The Far Away Brothers: Two Young Migrants and the Making of an American Life
Lauren Markham puts a face (two faces) to the terrible issue of unaccompanied minors crossing into the United States. In her author's note, she writes, "'Why are they coming, and why so many?' I wrote in my first piece on unaccompanied minors. It was an earnest question. Every answer raised another question, and the result is this book. It is about who these young men and women are, where they come from, the choices they've made and what their stories reveal about who we are as a country, and what we will, or might, become."
Markham's The Far Away Brothers focuses on the tale of one Salvadoran family. and in particular the pair of twins who fled gang violence to make a new life in El Norte, or the United States. They become hermanos lejanos, or "faraway brothers," trying to figure out how to survive in this new world. By following Raúl and Ernesto (the twins), Markham gives you a glimpse into the lives of so many young men and women who risk everything to come to the U.S. We the readers learn about their home life, about the debt they incurred to leave El Salvador, their passage to the U.S., their detainment by U.S. immigration services, their lives in Oakland, their jobs and their struggles in school.... but we also get a glimpse into the lives of their siblings and parents back home. They struggle to find the money to send back home to their family. Even though the brothers are quickly detained upon their arrival, they eventually get their green cards. They rarely speak of the trauma they live with from the horrors that they experienced in crossing north.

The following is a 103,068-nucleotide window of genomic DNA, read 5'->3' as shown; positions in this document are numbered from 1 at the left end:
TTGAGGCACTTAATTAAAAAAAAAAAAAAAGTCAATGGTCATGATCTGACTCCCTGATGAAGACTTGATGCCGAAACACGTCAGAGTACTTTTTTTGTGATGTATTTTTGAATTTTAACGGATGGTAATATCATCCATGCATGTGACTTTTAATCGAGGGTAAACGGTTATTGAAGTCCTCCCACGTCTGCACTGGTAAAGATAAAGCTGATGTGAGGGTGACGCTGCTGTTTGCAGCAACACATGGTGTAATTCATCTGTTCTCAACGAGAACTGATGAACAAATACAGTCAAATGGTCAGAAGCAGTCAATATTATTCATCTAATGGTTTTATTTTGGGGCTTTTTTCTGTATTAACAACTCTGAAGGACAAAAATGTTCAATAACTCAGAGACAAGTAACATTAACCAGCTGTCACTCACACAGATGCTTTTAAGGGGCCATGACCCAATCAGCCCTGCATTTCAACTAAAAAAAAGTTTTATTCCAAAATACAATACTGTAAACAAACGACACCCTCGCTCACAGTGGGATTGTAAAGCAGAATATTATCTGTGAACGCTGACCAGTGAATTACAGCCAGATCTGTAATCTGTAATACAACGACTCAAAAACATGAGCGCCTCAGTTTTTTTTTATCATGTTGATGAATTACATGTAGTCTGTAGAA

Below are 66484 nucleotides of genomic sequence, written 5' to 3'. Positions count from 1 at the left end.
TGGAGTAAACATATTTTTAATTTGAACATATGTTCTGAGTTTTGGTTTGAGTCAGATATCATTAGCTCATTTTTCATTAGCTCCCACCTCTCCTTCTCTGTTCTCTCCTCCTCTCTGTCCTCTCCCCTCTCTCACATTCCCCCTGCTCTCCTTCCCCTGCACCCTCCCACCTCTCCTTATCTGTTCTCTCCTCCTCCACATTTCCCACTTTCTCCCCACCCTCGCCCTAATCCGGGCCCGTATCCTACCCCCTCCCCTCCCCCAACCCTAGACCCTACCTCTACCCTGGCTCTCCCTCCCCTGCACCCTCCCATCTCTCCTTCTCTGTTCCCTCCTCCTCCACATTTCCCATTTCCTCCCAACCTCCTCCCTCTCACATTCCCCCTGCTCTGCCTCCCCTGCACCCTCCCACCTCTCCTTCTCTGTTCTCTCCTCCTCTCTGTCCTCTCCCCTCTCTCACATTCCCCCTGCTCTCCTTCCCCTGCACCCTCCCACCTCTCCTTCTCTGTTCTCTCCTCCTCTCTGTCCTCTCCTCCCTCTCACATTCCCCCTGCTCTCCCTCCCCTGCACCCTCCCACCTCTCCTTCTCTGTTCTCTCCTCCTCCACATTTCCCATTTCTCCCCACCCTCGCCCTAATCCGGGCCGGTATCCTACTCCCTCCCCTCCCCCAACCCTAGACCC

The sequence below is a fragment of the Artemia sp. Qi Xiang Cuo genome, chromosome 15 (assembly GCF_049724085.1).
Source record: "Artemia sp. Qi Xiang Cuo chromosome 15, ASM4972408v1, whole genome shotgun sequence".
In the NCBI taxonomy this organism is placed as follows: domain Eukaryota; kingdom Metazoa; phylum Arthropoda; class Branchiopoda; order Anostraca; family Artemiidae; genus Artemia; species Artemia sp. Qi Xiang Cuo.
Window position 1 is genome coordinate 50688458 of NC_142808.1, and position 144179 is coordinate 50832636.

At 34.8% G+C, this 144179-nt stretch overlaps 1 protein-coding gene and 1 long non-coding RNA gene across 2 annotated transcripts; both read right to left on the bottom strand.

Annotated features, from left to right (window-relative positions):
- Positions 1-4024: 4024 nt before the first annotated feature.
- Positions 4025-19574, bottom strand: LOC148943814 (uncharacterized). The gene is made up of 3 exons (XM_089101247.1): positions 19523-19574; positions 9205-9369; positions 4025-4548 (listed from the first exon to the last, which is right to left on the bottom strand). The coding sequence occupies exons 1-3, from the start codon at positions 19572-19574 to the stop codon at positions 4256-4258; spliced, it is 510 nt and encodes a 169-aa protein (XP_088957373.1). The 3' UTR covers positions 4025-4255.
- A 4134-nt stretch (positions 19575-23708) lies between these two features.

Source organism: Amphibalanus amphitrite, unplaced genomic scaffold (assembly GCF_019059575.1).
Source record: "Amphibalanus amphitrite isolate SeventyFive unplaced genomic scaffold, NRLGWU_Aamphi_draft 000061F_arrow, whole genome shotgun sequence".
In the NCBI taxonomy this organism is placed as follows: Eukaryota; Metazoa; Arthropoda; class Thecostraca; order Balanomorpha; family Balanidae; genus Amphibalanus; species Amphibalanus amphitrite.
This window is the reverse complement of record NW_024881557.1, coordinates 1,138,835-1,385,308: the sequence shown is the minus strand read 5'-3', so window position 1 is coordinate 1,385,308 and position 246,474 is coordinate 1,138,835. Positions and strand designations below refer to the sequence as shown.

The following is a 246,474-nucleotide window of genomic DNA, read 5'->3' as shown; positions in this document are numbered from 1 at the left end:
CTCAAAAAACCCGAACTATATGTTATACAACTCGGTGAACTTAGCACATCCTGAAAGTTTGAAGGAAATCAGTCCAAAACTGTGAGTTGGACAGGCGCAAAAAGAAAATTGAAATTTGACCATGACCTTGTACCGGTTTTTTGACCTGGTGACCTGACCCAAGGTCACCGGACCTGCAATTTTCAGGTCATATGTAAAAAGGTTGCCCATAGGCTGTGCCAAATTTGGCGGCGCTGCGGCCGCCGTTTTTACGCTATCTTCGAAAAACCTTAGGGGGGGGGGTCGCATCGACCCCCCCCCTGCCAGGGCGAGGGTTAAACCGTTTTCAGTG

The brothers' paths diverge, and Markham does a remarkable job of telling their story with empathy and respect. She faced a dilemma when she began to write: she knew the twins from her capacity as a school administrator, not a reporter. When she talked it over with them, and came to the conclusion: "if I could trust myself to tell their story respectfully and carefully, and if the twins accepted and encouraged the idea, it was appropriate for me to write this book. Ultimately, as nineteen-year-olds, they made the choice that yes, they wanted their story told." She interweaves chapters about them with the policy decisions and the history that coalesced into the situations they find themselves in. She writes about the gang violence in El Salvador. It never feels too heavy handed, and you walk away having learned something real.
For that reason and that reason alone, this book is necessary reading for present-day America. It dismantles narratives about undocumented immigrants coming to America, and puts you in their shoes. She includes a paper that Ernesto wrote one day, in his poor English (much of the book focuses on the failures of the school - and how difficult it is to balance their below-minimum wage jobs with attending school):
Many children are crossing the border for a better life. In 2012 police caught 13,000. And in 2013 there were even more than 2014. Many young people come to the U.S. without parents. They are leaving from Central America. Many come because the gangs make their life very difficult. Many of them are arrested by the police officer. The government can less the problem by, helping the children considered, as refugees....
I won't copy the whole paper into here, but what is important is that at age 17, these brothers suffered more than one can begin to imagine. Markham writes that very few people want to leave their homes: "people leave because something there has become untenable." By giving readers an access point - the story of Raúl and Ernesto - Markham shines a light on the tales of thousands of refugee and migrant children. A must-read. Rating: ★★★★★